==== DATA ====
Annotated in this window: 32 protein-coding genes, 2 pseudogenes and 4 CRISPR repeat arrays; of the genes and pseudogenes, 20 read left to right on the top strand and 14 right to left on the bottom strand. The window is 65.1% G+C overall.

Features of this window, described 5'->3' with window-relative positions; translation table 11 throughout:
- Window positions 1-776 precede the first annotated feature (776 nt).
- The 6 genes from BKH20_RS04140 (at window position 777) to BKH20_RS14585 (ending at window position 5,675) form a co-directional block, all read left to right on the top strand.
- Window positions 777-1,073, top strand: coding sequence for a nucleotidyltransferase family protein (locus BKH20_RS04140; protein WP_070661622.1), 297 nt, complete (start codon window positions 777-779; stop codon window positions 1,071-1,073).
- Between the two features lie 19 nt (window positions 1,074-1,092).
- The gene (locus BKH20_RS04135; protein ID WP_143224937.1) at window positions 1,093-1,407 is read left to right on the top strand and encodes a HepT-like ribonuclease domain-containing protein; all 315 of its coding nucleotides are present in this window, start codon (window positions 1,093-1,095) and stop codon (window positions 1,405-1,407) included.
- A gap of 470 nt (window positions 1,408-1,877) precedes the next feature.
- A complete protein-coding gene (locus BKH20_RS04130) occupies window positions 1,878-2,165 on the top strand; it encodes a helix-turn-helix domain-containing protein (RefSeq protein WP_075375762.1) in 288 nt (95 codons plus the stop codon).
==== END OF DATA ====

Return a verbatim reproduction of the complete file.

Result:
Annotated in this window: 32 protein-coding genes, 2 pseudogenes and 4 CRISPR repeat arrays; of the genes and pseudogenes, 20 read left to right on the top strand and 14 right to left on the bottom strand. The window is 65.1% G+C overall.

Features of this window, described 5'->3' with window-relative positions; translation table 11 throughout:
- Window positions 1-776 precede the first annotated feature (776 nt).
- The 6 genes from BKH20_RS04140 (at window position 777) to BKH20_RS14585 (ending at window position 5,675) form a co-directional block, all read left to right on the top strand.
- Window positions 777-1,073, top strand: coding sequence for a nucleotidyltransferase family protein (locus BKH20_RS04140; protein WP_070661622.1), 297 nt, complete (start codon window positions 777-779; stop codon window positions 1,071-1,073).
- Between the two features lie 19 nt (window positions 1,074-1,092).
- The gene (locus BKH20_RS04135; protein ID WP_143224937.1) at window positions 1,093-1,407 is read left to right on the top strand and encodes a HepT-like ribonuclease domain-containing protein; all 315 of its coding nucleotides are present in this window, start codon (window positions 1,093-1,095) and stop codon (window positions 1,405-1,407) included.
- A gap of 470 nt (window positions 1,408-1,877) precedes the next feature.
- A complete protein-coding gene (locus BKH20_RS04130) occupies window positions 1,878-2,165 on the top strand; it encodes a helix-turn-helix domain-containing protein (RefSeq protein WP_075375762.1) in 288 nt (95 codons plus the stop codon).